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Beyond Accounting: 5 Departments Affected by ASC 606/IFRS 15

Beyond Accounting: 5 Departments Affected by ASC 606/IFRS 15

The first financial reports requiring organizations to use the new revenue recognition standard are just over a year away. While this may sound like a fair amount of time to change the way your company recognizes revenue, there is a reason the standard was already delayed a year. It’s not a ‘flip-a-switch” change to become compliant. It’s a labor-intensive process that requires an organizational approach and has been considered one of the most difficult changes that an organization faces.

ASC 606/IFRS 15: A Complicated Transition

As highlighted in a recent article on the Wipfli/Brittenford blog, financial leaders surveyed by FERF and PwC found everything about the standard to be either “somewhat” or “very” difficult:

  • Contract Reviews (current and ongoing): 78%
  • Developing and Implementing New Accounting Policies: 76%
  • Documentation of Conversion Process and Associated Auditability: 76%
  • Quantification of Adjustments: 72%
  • Project Management: 71%
  • Revisions to Systems and Associated Controls: 68%
  • Identification of Accounting Differences Across the Organization: 64%

Five Departments Who Need to Change for Compliance

While this is a standard set by the Financial Accounting Standards Board (FASB) and the International Accounting Standards Board (IASB), the new rules affect more than just accounting. CFO contributor Eric Knachel, Senior Consultation Partner at Deloitte & Touche LLP, recently highlighted the five departments/areas which need to make changes before 2018 (2019 for private companies) to become compliant:


The new standard specifically focuses on how companies recognize revenue associated with customer contracts, so obviously, accounting will be the most heavily impacted by the standard. To achieve its goal, the new standard relies much more heavily on estimates and judgments. This in turn requires additional data gathering and reporting, including extensive disclosures — not only about the data used, but also about the judgments that were applied when producing the estimates.

Information Technology

Compliance with the new revenue recognition standard will almost certainly require data that is not currently being collected, aggregated, or reported. As many systems were not designed to capture the data (performance obligations, contract start and end dates, etc.) needed as part of the new standard, IT has to be a major player in the move to the new standard, updating or implementing new systems to track necessary components.

Learn more about the first accounting software/ERP built for ASC 606/IFRS 15 compliance here.


The new revenue recognition standard assumes that customer contracts will contain certain elements — including specific provisions for termination, pricing, and enforcement — that might be handled differently (or might not be present at all) in a company’s existing contracts. Therefore, an organization’s legal department needs to review all current contracts and templates to see which changes need to be made (if any) regarding performance obligations and application of the new standard.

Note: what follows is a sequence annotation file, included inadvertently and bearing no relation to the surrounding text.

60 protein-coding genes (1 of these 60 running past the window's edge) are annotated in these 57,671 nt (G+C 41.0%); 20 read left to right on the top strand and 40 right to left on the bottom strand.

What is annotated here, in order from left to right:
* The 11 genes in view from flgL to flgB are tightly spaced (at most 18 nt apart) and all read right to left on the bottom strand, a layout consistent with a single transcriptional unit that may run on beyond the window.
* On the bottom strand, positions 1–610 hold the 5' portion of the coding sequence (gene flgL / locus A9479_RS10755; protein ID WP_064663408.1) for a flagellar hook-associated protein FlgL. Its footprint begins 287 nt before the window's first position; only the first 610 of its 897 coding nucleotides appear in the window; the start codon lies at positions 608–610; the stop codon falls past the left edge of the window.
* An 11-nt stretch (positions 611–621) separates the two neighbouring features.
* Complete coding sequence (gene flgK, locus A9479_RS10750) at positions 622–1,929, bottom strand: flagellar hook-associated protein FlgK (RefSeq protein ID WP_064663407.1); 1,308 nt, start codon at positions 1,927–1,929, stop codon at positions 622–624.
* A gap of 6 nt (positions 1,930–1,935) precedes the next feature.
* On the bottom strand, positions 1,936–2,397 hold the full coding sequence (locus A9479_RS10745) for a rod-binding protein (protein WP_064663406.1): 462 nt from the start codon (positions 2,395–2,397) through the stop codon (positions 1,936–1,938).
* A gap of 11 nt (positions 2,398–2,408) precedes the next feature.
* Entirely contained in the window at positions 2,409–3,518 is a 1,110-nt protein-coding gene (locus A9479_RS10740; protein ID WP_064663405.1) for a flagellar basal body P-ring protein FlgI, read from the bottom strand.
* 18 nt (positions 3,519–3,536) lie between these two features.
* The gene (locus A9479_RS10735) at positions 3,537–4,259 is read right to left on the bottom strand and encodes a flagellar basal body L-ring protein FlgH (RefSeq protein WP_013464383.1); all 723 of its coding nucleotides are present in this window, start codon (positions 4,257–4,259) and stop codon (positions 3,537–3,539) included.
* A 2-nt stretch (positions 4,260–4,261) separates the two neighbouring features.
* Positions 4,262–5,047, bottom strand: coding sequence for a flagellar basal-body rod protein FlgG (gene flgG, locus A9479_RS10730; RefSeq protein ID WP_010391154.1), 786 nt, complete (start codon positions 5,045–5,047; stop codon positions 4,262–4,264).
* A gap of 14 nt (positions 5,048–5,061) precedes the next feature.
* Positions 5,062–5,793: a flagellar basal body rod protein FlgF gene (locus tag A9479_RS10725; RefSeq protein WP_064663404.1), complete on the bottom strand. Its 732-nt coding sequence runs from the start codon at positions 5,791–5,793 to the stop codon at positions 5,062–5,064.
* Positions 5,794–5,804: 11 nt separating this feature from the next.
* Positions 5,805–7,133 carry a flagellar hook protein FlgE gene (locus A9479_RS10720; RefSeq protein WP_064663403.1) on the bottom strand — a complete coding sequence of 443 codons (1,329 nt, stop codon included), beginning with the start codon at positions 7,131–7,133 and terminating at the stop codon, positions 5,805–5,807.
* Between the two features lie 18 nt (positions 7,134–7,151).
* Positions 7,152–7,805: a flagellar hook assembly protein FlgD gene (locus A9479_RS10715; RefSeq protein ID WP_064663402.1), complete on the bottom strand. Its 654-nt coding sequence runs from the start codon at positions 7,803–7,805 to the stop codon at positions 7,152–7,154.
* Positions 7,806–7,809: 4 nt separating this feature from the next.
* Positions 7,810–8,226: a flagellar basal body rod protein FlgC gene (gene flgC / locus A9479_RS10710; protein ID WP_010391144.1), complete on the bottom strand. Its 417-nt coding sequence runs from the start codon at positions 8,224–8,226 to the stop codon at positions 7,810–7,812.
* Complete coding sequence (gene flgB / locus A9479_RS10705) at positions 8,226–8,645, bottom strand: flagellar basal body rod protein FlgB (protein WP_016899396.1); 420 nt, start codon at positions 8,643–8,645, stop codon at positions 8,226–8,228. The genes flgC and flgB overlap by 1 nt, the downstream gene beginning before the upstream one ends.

Additionally, if the purchasing organization needs to make their own review of any new contract, this could be a laborious, time consuming process.

Human Resources and Training

Implementation of the new standard is a major undertaking that will likely require significant resources and staff. In addition, it will likely require extensive training, not only for the accountants who need to apply the new standard but for anyone involved in negotiating and reviewing customer contracts. That includes sales people, sales managers, the legal department, investor relations, and executive leadership.


The new standard changes the way that contracts are recognized, fulfilled, and accounted for. In this, the new standard will also change the way that many are compensated. This can have a big impact on executive bonuses, sales commissions, and any form of compensation linked to revenue-related metrics, including broad metrics such as profitability and EBITDA.

Knachel finds there are two changes that could be made:

  • Redesign the detailed terms of the program to try and replicate the payouts that would have occurred under the old revenue recognition standard, or
  • Maintain separate records that recognize revenue the old way for compensation purposes.


Compliance is not as easy as flipping a switch. There are many steps that need to be taken, and many resolutions that need to be made. Luckily, there is help. Wipfli/Brittenford has announced a new whitepaper, The Definitive Guide to New Revenue Recognition Rules, which seeks to provide readers with more background, as well as offer best practices and advice to help readers prepare for the coming standard.

See a preview below and download here:


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